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CNOOC, private firm ink gas station deal

2014-06-24 13:30:29Source:China DailyAuthor:

A Chinese employee refuels a car at a gas station of CNOOC (China National Offshore Oil Corporation) in Shanghai, Feb 26, 2013. [Photo/IC]
Oil producer, Zhangjiagang retailer to jointly tap downstream businesses

China's third-largest oil producer CNOOC Ltd has teamed up with the privately owned CNPC&TAFO Petro Corp to jointly develop gas station businesses, a further step in the opening-up of the nation's energy sector.

CNOOC gained nine franchise gas stations owned by CNPC&TAFO, a Zhangjiagang-based private company majoring in oil retailing in Jiangsu province via the contract, according to CNOOC's statement. CNPC&TAFO will follow the standards of CNOOC to operate the nine gas stations.

Sinopec Group, the largest refiner in China, has dominated China's gas retailing market along with PetroChina Co, the country's biggest oil and gas producer, for a long time.

"The cooperation between CNOOC and the private oil retailing company aims at strengthening the downstream sector of the oil explorer," said Lin Boqiang, director of the China Center for Energy Economic Research at Xiamen University.

He said PetroChina and Sinopec used to employ the strategy of increasing the number of franchised gas stations to expand their downstream businesses in the past. However, the situation has now changed.

"It is not easy to build new gas stations at present while the private companies are not willing to sell gas stations because of good profits," Lin said. "This seems to be the only option for CNOOC to enlarge its retailing business."

By the end of 2013, Sinopec owned more than 30,500 gas stations in China, accounting for about 33 percent of the total number. PetroChina has more than 20,000 gas stations.

CNOOC, the country's largest offshore oil and gas developer, lags far behind the other two giant rivals, owing only 445 gas stations in China. Sinopec, the market leader, had 13 franchised gas stations by the end of 2013.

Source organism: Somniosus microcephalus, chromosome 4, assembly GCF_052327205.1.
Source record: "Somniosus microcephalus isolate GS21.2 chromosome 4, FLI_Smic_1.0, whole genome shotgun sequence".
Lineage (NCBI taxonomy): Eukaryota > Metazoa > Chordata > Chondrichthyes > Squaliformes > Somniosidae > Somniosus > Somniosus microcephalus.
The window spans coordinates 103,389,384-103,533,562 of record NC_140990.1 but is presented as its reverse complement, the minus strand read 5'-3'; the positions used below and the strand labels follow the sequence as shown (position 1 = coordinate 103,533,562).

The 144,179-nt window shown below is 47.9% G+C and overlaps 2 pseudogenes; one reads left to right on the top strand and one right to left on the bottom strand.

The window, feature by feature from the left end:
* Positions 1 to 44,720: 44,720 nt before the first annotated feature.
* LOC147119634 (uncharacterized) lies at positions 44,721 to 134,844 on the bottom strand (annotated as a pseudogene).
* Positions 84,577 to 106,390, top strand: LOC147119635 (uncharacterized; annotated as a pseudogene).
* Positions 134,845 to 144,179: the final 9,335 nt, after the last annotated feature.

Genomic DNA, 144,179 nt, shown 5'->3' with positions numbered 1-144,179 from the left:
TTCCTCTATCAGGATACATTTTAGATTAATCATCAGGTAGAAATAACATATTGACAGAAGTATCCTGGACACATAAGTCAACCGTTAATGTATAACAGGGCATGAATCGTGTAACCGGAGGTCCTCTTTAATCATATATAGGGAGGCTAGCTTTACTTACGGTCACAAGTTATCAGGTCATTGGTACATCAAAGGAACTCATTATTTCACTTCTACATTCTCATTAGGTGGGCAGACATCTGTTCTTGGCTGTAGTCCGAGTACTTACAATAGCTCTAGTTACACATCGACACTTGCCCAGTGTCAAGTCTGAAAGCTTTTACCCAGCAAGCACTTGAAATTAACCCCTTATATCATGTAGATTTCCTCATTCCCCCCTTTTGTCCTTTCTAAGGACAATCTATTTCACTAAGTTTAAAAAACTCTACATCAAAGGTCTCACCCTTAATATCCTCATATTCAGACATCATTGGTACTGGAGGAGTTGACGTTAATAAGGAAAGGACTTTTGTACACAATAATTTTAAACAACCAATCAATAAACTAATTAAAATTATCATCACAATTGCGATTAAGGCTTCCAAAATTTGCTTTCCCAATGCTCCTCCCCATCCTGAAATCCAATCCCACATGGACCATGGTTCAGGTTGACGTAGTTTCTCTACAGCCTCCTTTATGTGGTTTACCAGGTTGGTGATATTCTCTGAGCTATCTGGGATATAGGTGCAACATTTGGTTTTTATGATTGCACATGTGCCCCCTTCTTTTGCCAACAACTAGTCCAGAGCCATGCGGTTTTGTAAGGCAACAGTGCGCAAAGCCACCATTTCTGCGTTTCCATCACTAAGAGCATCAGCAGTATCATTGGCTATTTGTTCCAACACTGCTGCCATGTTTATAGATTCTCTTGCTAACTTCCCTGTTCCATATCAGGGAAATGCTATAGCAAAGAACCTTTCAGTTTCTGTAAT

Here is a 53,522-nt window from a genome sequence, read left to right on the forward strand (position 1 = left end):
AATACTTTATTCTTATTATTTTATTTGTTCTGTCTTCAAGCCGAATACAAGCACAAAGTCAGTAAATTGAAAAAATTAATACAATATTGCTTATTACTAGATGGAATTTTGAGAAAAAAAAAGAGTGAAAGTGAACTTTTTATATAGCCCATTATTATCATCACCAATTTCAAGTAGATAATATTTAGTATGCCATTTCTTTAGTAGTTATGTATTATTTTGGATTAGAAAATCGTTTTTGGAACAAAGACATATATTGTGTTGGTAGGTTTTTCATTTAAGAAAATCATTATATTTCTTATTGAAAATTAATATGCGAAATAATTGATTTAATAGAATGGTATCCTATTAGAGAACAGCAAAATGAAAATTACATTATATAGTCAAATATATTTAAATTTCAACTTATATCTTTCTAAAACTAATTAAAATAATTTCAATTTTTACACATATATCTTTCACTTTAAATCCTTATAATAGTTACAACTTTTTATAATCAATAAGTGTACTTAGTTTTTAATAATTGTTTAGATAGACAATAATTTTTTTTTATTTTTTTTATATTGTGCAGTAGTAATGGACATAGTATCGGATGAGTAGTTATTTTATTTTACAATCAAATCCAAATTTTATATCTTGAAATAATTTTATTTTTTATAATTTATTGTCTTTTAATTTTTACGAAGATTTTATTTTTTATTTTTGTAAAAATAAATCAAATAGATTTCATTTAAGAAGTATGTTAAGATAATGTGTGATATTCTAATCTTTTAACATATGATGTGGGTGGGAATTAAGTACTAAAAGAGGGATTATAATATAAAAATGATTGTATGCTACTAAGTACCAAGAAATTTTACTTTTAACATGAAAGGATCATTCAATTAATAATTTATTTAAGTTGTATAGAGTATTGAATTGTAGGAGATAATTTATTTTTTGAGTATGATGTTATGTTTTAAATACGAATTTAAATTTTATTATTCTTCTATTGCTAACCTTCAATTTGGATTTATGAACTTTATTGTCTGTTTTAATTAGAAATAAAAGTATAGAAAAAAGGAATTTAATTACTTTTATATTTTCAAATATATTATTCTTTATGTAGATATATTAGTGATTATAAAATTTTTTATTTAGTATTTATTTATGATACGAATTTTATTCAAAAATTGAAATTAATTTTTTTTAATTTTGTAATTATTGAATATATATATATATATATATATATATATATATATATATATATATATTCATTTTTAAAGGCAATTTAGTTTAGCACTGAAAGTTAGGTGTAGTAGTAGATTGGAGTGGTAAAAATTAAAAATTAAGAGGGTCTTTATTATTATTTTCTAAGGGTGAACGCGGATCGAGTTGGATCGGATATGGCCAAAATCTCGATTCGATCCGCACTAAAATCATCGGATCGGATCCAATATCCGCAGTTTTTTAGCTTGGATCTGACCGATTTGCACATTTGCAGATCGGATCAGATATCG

Besides the two giants, CNOOC is also facing competition from domestic players such as Sinochem Group and foreign players like Royal Dutch Shell Plc. Seeing China's growing demand for fuel, many international players are investing in China's retailing businesses.

Istvan Kapitany, executive vice-president of Shell Retail, said earlier this month that the company will continue to invest in China as it foresees huge potential in the retail market.

At present, Shell operates about 1,100 service stations in China. In 2012, the company accelerated its retail expansion with a speed of opening almost one service station per day. "To offset the challenges, CNOOC can expand its brand and downstream businesses by teaming up with private oil retailing companies through franchising," Lin said.

Private companies are more active and competitive in the market, he said. "However, it also has potential risks, especially if the franchised gas stations do not adhere to the rules and standards set by CNOOC," Lin said.

Yann Cohen, partner of the energy and chemicals unit of the US-based management consulting firm Monitor Deloitte, said even if the Chinese government opens up the retail business, the major constraint is access to fuel.

"One option to break the oligopoly might be to have an independent organization in charge of the blending, so that all the retail players are in the same game," he said. " The other option is actually to deregulate the fuel prices so that it can follow the global oil trend - this option would de-bottleneck the refining challenges."